Jan 13: How do you make T-shirt yarn?

Thanks untrendylife.com for the photo.

Making heat packs = excess T-shirt material.

I read a rad tutorial not too long ago on how to make yarn out of old T-shirts.  This was my excuse to find it.

Follow the link if you’re interested:  HERE!


Jan 12: What is the best filling for a heat pack?

Wubsy Jnr.

RIP Wubsy Jnr. Wherever you may be!

Injuries suck balls.  Good thing there are things like heat packs to make you feel better.  Unless of course your beloved hand-made heat packs got lost in the move somewhere between now and 2 years ago.  Frown.

Time to make new ones.

I was essentially looking to see if certain fillings held heat better but there seems to be no real consensus online.  Essentially, the best option seemed to be something organic (such as rice, flax seed, barley or buckwheat) unless you had allergies/sensitivities, in which case you’d use something like ceramic, glass or synthetic beads.  However, these have the potential to become hot enough to burn and there’s always the contentious issue of heating plastics and what they release.

I chose to go with the tried and tested Jasmine rice.  It’s worked for me in the past, is cheap as chips and has a really pleasant fragrance when heated.  I also don’t find the need to use herbs or essential oils as the smell of the rice pleases me as is.  Is it better than other fillings?  Who knows, who cares… all I know is that IT WORKS.


Home made heat pack. Now with added grimness.

Jan 11: What is the highest temperature on record for Perth?

Current Forecast.

Current Forecast.

As we head into an absolute scorcher of a weekend, I ask myself… how hot is really fucking hot?


46.2C (23 February 1991)


Jan 10: What does chromhidrosis look like?

Medical transcription teaches me strange things… like the fact that people can sweat COLOUR.

I shit you not.  Chromhidrosis is a condition caused by deposition of lipofuscin in the sweat glands and wikipedia tells me cases of red, blue, yellow, green and black sweat have been reported.  What can it look like?



For more information and an interesting case presentation, see here.

Jan 9: Can you make porridge from masa harina?

Short answer:  YES.  And it’s not only easy but delicious.


I love this flour and can’t believe I only discovered it a year ago.  I swear it is some kind of black magic.  Just add water and you’ve got instant dough – perfect for tortillas, corn chips, dumplings and even thickening up chile con carne.  And the flavour!!  It’s just so mexican.

Being thrifty and trying to live off whatever food is in the pantry got me wondering whether I could make some sort of porridge with it.  The idea spawned from wanting the flavour of tamale but without all the work (I will make them properly… one day!).  So the search today led me to this page:  turns out masa porridge is actually a thing.  It’s called atole.  The recipe I found suggested serving with honey/butter but I was after a more savoury meal… here’s my recipe:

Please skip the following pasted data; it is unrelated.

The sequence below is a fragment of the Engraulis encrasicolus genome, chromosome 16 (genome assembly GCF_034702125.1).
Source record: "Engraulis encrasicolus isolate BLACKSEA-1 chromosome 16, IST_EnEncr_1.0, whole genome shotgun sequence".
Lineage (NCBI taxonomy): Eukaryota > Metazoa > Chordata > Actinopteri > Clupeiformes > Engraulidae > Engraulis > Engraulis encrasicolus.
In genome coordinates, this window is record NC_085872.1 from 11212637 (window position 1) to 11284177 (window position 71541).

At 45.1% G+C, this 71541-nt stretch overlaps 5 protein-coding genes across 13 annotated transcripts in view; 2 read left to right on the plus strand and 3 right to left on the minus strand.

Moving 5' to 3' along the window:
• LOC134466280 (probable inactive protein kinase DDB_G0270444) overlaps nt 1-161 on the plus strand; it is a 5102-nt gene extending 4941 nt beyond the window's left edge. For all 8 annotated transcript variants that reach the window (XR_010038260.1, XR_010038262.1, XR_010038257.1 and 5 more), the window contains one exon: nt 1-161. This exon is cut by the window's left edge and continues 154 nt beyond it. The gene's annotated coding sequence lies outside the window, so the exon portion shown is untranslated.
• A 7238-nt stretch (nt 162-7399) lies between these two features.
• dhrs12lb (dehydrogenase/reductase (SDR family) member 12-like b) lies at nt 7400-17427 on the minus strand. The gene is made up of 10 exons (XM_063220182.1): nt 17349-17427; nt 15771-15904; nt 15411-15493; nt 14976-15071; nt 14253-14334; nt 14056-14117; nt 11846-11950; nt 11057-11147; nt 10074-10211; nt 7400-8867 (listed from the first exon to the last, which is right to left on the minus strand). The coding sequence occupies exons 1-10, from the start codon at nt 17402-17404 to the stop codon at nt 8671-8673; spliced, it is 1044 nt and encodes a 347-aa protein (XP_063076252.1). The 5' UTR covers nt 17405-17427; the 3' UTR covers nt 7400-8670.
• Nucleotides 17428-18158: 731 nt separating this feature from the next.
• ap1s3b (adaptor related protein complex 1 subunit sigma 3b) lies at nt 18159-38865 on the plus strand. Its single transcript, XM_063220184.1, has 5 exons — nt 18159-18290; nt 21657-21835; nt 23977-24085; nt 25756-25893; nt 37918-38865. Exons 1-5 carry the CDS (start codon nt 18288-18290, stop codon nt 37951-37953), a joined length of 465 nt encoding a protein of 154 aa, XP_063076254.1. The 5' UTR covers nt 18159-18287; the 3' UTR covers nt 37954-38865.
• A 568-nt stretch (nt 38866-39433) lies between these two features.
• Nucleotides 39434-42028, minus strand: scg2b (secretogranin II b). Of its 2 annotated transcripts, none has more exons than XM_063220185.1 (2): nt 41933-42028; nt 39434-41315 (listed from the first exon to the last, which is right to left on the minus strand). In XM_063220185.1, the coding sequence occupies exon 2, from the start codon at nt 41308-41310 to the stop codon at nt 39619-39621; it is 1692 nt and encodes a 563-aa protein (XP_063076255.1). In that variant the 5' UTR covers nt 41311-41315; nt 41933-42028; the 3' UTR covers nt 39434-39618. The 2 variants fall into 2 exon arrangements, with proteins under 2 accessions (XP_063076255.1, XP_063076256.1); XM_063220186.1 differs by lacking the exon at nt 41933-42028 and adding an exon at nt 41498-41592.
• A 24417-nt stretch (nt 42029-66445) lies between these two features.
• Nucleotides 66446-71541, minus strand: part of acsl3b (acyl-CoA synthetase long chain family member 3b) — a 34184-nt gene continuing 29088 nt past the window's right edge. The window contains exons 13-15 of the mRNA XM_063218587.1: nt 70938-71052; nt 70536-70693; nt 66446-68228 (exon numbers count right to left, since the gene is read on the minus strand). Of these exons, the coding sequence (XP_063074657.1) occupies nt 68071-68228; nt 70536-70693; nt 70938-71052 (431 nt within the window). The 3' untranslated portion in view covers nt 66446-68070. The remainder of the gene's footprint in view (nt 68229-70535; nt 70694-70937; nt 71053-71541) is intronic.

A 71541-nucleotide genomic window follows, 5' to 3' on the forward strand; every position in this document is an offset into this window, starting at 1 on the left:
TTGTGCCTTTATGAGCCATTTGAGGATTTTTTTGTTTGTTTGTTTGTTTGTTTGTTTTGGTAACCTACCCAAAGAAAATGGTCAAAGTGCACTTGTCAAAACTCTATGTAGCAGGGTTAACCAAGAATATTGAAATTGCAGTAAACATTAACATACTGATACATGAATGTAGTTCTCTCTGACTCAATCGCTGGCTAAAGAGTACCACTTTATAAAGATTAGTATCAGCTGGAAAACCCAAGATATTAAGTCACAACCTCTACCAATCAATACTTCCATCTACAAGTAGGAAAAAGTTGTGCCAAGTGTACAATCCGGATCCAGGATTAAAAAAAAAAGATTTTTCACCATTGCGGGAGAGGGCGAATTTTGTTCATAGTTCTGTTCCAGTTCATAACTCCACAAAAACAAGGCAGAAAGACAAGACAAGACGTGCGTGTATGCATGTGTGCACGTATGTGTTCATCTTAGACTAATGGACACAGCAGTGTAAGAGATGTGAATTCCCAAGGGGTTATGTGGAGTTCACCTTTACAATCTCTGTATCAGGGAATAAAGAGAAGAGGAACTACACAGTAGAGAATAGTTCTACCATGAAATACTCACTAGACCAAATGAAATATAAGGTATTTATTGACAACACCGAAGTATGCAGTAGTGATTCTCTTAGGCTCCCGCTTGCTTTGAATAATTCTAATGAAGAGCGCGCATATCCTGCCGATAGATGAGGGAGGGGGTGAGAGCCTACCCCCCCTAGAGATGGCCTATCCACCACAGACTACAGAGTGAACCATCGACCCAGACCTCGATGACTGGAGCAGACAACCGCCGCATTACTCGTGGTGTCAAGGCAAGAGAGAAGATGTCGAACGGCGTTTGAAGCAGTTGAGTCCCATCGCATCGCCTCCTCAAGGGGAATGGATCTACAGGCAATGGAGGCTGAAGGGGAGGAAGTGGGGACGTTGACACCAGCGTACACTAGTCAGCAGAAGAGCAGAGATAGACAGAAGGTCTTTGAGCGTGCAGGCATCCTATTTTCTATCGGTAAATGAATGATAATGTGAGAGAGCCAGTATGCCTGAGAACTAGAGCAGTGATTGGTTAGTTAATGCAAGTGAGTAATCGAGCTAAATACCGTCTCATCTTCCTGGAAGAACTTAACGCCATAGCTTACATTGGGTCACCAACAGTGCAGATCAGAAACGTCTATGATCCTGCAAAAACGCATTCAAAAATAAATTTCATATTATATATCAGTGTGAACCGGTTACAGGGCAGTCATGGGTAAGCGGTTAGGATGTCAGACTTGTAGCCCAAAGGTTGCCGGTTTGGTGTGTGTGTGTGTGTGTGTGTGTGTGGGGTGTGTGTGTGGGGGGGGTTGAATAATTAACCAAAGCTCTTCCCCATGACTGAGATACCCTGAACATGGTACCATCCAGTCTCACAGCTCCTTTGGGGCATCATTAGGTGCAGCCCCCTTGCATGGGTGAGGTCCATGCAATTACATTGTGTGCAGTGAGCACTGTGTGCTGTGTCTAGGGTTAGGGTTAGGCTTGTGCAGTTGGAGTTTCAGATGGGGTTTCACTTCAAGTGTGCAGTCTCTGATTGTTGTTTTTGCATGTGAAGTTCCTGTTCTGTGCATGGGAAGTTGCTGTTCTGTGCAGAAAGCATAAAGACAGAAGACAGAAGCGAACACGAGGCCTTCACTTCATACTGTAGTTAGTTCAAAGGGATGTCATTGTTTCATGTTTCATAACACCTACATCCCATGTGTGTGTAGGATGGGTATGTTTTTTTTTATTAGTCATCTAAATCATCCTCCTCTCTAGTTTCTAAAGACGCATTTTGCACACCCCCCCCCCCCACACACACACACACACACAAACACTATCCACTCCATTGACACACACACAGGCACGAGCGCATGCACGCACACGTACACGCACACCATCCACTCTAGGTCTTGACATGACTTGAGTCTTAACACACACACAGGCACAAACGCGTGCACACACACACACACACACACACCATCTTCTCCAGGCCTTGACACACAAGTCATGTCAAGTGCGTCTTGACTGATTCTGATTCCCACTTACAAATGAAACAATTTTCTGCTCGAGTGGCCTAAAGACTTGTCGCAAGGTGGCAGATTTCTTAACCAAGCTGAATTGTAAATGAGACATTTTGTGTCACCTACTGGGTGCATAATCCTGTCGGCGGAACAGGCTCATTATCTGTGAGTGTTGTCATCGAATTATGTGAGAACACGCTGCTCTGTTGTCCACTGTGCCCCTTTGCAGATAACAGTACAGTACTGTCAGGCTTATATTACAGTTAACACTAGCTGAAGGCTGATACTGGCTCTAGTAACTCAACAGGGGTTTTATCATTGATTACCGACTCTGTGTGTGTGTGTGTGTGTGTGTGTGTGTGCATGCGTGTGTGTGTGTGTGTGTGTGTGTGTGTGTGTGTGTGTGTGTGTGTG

Fry up finely chopped garlic and green chilli.

Add diced capsicum and saute until cooked.

Chuck in your favourite mexican chilli seasoning and mix well.

In a bowl, whisk together 1 part masa harina to 4 parts water.  Dump this into your pan and bring to a simmer, continuously stirring.

Keep stirring over low heat until it thickens up into porridge-like consistency.  Add salt to taste.

Serve topped with quartered cherry tomatoes and shredded cheese.



Jan 8: Can you stop basil from bolting?

I’ve been spoilt by an amazing abundance of fresh basil for the past few months (perfect with the abundance of cherry tomatoes in the garden!), which has surprised me since it’s just one plant sharing a relatively small pot.  Unfortunately, all good things come to an end eventually and he’s now starting to bolt.  NAOOOOOOOOOO.  So what can I do to keep this wonderfully tasty plant going???

If you’re good at foreward planning you may be able to prevent the basil from bolting in the first place by heavily mulching before the weather gets too hot, as it seems the temperature of the soil may be what instigates the flowering process.  I’m not one of those people.

Fortunately, unlike some other edible plants, the taste of basil leaves does not change once it starts to bolt.  However, if it is left to flower the plant can start to get gangly as it stops producing so many leaves.  By pinching off the flower buds as they start to form, you can keep the basil continuing to pump out those tasty, tasty leaves.  Hooray!  It does seem that often times it will continue to try sending out flowers so you need to keep on top of things.  At least one person out there has had success in cutting back the plant severely (right back to a few inches) and having it come back bushy as ever…

So the plan?  To keep pinching buds as they appear and then cut it right back down soon to make a giant pot of basil pesto.  YUM!

Jan 7: Why is dealing with Centrelink always an uphill battle?

I think I might just leave this one as a rhetorical… … …